is effective for prevention of symptoms. Other measures of protection are limited in
both their availability and effectiveness such as wearing personal protective equipment
(gloves, lab coat, coveralls, etc.) that completely covers your street clothing. This PPE
should be laundered or replaced before you wear it again. Hand washing and showering
after exposure to allergens should assist dramatically in removing allergens. In severe
cases a respirator may be necessary to filter out allergens from breathing air. Respirators
can only provide the protection they are designed for if they are properly selected for the
task, if they are fitted to the wearer, and if they are maintained so they continue to
provide the protection required for the work situation. Improperly worn or maintained
respirators can actually increase exposures as well as placing a greater strain on the
respiratory system.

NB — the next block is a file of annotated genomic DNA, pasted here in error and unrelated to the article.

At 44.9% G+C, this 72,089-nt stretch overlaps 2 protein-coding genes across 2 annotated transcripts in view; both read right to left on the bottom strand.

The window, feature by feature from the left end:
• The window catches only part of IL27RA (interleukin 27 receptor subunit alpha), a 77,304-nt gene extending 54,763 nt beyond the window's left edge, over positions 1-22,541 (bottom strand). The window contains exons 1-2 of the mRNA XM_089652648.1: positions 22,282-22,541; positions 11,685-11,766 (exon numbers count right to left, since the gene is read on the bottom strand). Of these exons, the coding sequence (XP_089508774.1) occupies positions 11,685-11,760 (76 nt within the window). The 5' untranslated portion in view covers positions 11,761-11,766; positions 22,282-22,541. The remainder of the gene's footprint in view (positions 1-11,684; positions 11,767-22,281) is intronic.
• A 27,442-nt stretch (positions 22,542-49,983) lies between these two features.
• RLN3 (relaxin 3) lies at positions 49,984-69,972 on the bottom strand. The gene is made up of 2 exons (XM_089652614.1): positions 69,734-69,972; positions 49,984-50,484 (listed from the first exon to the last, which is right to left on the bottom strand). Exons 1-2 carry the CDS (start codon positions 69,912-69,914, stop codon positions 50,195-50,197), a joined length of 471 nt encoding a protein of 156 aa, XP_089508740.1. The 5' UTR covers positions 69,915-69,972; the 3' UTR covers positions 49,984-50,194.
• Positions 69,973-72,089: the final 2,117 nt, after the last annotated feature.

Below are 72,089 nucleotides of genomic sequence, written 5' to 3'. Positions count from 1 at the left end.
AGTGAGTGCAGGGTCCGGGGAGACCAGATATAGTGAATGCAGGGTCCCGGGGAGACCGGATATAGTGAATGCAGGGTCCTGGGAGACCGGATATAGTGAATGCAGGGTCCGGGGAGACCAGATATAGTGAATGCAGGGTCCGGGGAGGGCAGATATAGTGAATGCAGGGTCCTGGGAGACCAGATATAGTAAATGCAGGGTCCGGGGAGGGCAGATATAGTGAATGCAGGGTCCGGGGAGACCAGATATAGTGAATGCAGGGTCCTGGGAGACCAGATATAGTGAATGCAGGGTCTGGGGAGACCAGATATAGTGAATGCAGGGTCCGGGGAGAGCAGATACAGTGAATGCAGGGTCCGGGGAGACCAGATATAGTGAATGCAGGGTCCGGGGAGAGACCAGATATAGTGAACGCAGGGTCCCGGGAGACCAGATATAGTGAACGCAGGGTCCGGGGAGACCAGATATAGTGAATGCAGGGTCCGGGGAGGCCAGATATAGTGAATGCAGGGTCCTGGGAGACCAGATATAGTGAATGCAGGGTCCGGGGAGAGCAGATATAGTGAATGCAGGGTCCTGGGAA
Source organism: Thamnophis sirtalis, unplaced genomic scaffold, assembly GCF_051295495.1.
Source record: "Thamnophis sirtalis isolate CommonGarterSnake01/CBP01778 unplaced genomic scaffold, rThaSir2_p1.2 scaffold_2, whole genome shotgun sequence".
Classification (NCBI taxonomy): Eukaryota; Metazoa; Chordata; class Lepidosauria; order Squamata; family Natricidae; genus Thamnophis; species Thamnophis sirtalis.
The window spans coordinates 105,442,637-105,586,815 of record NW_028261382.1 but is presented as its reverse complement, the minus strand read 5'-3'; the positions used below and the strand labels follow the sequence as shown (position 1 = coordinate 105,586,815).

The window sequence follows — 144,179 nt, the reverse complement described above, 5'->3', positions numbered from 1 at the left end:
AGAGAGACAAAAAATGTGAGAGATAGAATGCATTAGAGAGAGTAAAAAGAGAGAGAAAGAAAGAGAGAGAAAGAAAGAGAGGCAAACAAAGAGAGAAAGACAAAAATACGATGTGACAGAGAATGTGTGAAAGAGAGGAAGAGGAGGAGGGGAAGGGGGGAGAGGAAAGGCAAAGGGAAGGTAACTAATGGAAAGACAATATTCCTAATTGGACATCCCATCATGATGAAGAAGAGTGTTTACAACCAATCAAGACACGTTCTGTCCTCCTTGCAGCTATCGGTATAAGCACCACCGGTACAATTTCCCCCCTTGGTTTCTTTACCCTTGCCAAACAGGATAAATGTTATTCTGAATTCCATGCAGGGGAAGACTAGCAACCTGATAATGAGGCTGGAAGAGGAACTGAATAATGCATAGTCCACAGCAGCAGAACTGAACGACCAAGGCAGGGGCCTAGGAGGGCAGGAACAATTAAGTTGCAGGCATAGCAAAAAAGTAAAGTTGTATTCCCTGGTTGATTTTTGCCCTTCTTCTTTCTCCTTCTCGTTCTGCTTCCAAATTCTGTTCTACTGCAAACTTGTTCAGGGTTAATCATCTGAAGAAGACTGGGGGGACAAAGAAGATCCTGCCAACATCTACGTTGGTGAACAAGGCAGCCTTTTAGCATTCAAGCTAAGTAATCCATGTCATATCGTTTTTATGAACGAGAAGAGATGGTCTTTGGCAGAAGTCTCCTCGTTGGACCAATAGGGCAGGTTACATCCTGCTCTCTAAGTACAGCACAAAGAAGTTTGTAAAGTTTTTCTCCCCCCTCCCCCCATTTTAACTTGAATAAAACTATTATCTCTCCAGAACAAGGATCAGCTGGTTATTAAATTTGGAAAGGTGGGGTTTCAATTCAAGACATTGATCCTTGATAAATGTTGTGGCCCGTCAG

Actions to be Taken before Entering an Animal Housing Facility.
Discuss with Supervisor pre-existing allergic conditions.
Contact Facility Director if work requires entry to an animal room. Animal
Facility personnel will “safe out” the area in which the work will be done like
chemistry laboratory personnel to remove hazards that may present
unnecessary risk.
In consultation with the Supervisor and the Facility Director, determine what
PPE will be required.
Contact Manager Laboratory Safety if area in which work will be performed
does not seem to be “safe.”
Do not enter an animal room without the approval of the Facility Director or
his/her designee.